(photo from The Mustang Source)

(photo from

(photo from Mustang 5.0)

(photo from

Just my own opinion, but I like it. I was never much of a Mustang fan. But this one I would consider, depending on how it runs. It certainly has style points. What do you think?

UPDATE: My portfolio was down 0.25% today, which is better than I expected considering the hit I took on SPXU this morning.

Posted April 27, 2012 by edmcgon in Open Thread, Portfolio

Buy ProShares Ultra Yen (YCL)   25 comments

Since I have been watching the currencies lately, one thing I have noticed is how the yen is doomed to be strong. A lot of the dollar’s weakness lately has come from the Japanese yen’s strength, which is coming from a Japan’s economic weakness, otherwise known as their perpetually deflationary state. While the euro is another good play on economic weakness, the yen is the king of weak economies.

It seems no matter what the Bank of Japan does, their currency strengthens. Even after doing their own version of QE, causing the big drop in the chart above, the currency continues to float upwards. The reason is simple: Their economy is broken. Between their culture of savers, and the fact their population is lopsided to the elderly side, they can’t get it going. Last year’s earthquake/tsunami/nuclear meltdown only exacerbated their problems.

It is pretty bad when the Bank of Japan announces a QE program overnight, and the FX market moves the yen down for about 15 minutes, before returning the yen’s value ABOVE where it was before they announced it! When your central bank no longer has any control over your currency’s relative value, you’re done. Game over.

That is why I am adding a position in ProShares Ultra Yen (YCL). Aside from being a good play on the weakening dollar, it also is a great play on the ever-increasing yen. YCL closed yesterday at $32.65, and I will try to get it as close to that price as possible.

UPDATE: Doh! I meant YCL, not YCS. Ironically, I had it right on my brokerage screen. Sorry for the confusion.

UPDATE 2: I added YCL at 33.07.

Posted April 27, 2012 by edmcgon in Portfolio Moves, Stocks

Daytraders corner   73 comments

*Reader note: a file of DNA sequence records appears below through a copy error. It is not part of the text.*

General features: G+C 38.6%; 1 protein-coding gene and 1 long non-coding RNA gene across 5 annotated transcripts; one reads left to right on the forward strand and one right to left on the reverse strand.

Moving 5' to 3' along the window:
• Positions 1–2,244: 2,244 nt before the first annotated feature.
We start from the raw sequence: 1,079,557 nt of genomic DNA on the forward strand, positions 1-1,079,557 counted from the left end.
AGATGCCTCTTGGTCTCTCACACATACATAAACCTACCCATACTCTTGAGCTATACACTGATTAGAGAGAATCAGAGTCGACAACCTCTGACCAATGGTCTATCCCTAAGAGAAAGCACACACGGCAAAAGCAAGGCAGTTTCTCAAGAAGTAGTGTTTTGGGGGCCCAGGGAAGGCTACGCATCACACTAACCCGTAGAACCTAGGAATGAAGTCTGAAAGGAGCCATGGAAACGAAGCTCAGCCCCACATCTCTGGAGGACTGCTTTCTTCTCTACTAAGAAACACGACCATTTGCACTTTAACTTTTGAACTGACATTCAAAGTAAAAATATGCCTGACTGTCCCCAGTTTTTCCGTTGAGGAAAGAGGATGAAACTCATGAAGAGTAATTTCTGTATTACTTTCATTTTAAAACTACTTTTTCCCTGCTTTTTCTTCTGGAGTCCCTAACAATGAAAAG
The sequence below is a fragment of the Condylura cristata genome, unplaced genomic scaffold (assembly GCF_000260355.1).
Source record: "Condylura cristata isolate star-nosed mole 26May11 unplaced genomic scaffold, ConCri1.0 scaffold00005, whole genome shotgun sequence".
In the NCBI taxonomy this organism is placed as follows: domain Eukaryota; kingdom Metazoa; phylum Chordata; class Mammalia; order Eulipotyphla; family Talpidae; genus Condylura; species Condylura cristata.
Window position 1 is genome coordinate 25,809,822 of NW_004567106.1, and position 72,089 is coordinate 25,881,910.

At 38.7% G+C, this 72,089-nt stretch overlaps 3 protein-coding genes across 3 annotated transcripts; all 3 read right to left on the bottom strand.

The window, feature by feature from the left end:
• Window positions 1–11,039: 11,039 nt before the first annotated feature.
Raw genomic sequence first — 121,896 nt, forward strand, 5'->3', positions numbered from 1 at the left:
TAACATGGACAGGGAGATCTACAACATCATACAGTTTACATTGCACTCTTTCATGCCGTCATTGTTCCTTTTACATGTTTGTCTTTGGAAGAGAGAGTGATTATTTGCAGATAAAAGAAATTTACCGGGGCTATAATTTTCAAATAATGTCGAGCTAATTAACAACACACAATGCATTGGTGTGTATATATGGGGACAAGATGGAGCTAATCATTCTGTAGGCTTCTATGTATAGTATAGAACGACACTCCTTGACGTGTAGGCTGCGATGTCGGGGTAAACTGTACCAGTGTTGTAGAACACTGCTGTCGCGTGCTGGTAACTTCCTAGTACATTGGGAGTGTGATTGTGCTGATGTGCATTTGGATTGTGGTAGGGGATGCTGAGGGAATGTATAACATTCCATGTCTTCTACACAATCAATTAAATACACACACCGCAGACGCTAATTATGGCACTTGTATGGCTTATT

Since we all seem to be watching what the dollar is doing to get a clue as to the market’s direction, here are today’s euro and yen charts from Finviz:

The euro versus the dollar is fairly flat, so the real tell is coming from the yen, which is up strongly against the dollar.

The better tell will come from the GDP report at 8:30 am EST. The irony is the market will move based on the GDP report, but most of the corporate earnings that were generated in the 1st quarter have already been reported, so the GDP report is moot. I would say yesterday’s weekly unemployment claims, which was negative, is a more important piece of information about the current and future state of the economy than the backward-looking GDP report. We undoubtedly had a great 1st quarter, but the future economic prospects are murky.

If the market is turning bullish, then the upside levels to watch on the S&P 500 are 1420 (the top of the Bollinger Bands) and 1422 (the high this year, from April 2nd). Admittedly, those are close together, but they are the only significant markers above yesterday’s 1399 close.

If the GDP disappoints? While that sounds nearly impossible, don’t be surprised. The market sometimes works on “whisper numbers”, which is what the big money expects but doesn’t talk about. in truth, I think the weekend looms as a bigger reason for a late day drop in the markets. On the S&P 500’s downside, we have 1386 (the 20 day moving average), 1382 (50 day moving average), and 1380 (10 day moving average). I truly don’t expect a greater fall than that today.

UPDATE: U.S. GDP came in at 2.2% growth, less than estimates. However, the futures seem to be ignoring this initially. There was a small initial drop, but they have flattened out since then. We will see what happens.

Posted April 27, 2012 by edmcgon in Daytrading, Economy, Market Analysis

GDP Day: Ed’s Daily Notes for April 27th   3 comments

Bloomberg: Economy in U.S. Probably Expanded as Consumer Spending Picked Up

The big market-moving news today:

Gross domestic product, the value of all goods and services produced in the U.S., rose at a 2.5 percent annual rate after a 3 percent gain the prior three months, according to the median forecast of 85 economists surveyed by Bloomberg News. Household purchases, which account for about 70 percent of the economy, advanced by the most since the end of 2010, the survey showed.